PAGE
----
A surge of support last week for Democratic challengers from New Jersey to California has raised the possibility for the first time that Democrats might recapture control of the Senate in next Tuesday's election.

Democratic National Chairman Charles T. Manatt yesterday said that the likelihood of a five-seat shift was "remote," and a White House official called the possibility "academic."

But campaign specialists in both parties said Democratic challengers went into the final week of the campaign within striking range, 8 percentage points or less, in five states, and another four or five seats were not much further out of reach.

By contrast, only three Democratic seats appeared to be in any comparable degree of jeopardy, and trends last week in two of the three races favored the Democrats. Republicans now hold a 54-to-45 majority, with retiring independent Sen. Harry F. Byrd Jr. of Virginia adding a 46th vote to the Democratic caucus. With Vice President Bush available to cast a tie-breaking vote for the Republicans, Democrats would need a net gain of five seats to regain the majority they lost for the first time in 26 years in 1980.

That seemed a practical impossibility, because only 13 Republican seats are up for election this year and most of the incumbents appeared upset-proof.

But a pattern of erosion, apparently linked to economic worries, hit Republican incumbents in Connecticut, Missouri, New Jersey and New Mexico, and spilled over to the California race for the seat of retiring Republican Sen. S.I. Hayakawa, moving all those contests into the potential turnover category.

Larger, but for the Democrats not insuperable, margins were reported in Delaware, Rhode Island, Vermont, Minnesota, Wyoming and Utah, all held by GOP senators seeking reelection.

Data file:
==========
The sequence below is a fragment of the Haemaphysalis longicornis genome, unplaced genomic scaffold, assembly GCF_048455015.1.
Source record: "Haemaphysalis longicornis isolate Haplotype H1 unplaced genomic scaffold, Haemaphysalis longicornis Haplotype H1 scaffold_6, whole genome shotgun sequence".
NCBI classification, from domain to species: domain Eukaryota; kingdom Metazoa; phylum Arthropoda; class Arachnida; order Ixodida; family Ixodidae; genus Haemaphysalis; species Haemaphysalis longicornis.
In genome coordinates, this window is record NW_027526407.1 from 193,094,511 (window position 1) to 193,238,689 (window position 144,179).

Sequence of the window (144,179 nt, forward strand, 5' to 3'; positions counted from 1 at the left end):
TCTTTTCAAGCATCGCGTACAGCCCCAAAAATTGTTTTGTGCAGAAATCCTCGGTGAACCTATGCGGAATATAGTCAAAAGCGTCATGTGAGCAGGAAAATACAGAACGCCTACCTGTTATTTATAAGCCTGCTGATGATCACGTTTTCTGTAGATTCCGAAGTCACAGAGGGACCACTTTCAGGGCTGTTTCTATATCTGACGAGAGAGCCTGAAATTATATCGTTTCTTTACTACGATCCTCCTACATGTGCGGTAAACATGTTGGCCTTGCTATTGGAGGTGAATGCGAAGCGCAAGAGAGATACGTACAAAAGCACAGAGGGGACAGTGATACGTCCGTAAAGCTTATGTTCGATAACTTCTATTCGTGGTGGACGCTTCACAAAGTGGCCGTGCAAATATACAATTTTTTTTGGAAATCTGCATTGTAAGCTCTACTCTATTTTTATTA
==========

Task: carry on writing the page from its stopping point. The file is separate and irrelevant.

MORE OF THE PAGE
The same trend boosted most of the 19 Democratic incumbents facing the voters Tuesday. Only two are now viewed as shaky, Howard W. Cannon of Nevada and John Melcher of Montana. The third vulnerable "Democratic seat" is Byrd's in Virginia, where Lt. Gov. Richard J. Davis (D) was reported edging slightly ahead of Rep. Paul S. Trible Jr. (R).

A Republican campaign official conceded that "our candidates took a lot of fire last week," but said that reports early this week indicated that the races had stabilized over the weekend or even turned around.

They cited Sens. David F. Durenberger of Minnesota and Malcolm Wallop of Wyoming as examples of incumbents who had regained the momentum in their races, after challengers Mark Dayton and Rodger McDaniel had drawn close.

But, from all reports, Sens. Lowell P. Weicker Jr. of Connecticut, John C. Danforth of Missouri and Harrison H. Schmitt of New Mexico remain vulnerable. So do San Diego Mayor Pete Wilson, who is vying with Gov. Edmund G. (Jerry) Brown Jr. for the open California seat, and Rep. Millicent Fenwick, opposed by millionaire businessman Frank R. Lautenberg, for the open New Jersey seat.

Weicker, whose opponent is Rep. Toby Moffett (D), and Wilson have been in close fights all the way, but Fenwick's chances apparently withered under a massive, self-financed Lautenberg TV blitz. Danforth and Schmitt are outspending their challengers, state Sen. Harriett Woods and state attorney general Jeff Bingaman, but still saw their leads evaporate.

Schmitt's drop was so precipitous that Democratic pollster Peter D. Hart yesterday pronounced his chances "gone," but Republicans insisted that his new TV ads are building his lead.

Hart, at a breakfast with reporters, also noted the irony that most of the Republicans who appear freshly vulnerable are from the moderate-liberal wing of the GOP, not from the ranks of President Reagan's hard-core supporters.

In addition to Weicker, Danforth, Durenberger, Fenwick and Wilson, others who fit that category and whose reelection cannot be considered assured at this point are Sens. John H. Chafee of Rhode Island, opposed by former state attorney general Julius C. Michaelson, and Robert T. Stafford of Vermont, challenged by former secretary of state James A. Guest.

One reason those moderate Republicans are in trouble, Hart said, is that the Republican message has been "schizophrenic." The national GOP advertising effort and Reagan's campaigning have been keyed to the message, "stay the course," he said, while these candidates have been "hiding from the big issue" and trying to win reelection on their own reputations and records.

Hart also faulted the Republican strategy for taking Reagan "out of the presidency and making him the chairman of the Republican Party." He said that surveys indicated that Republican prospects had diminished as Reagan took a more partisan role and tone this fall than people had seen him display previously.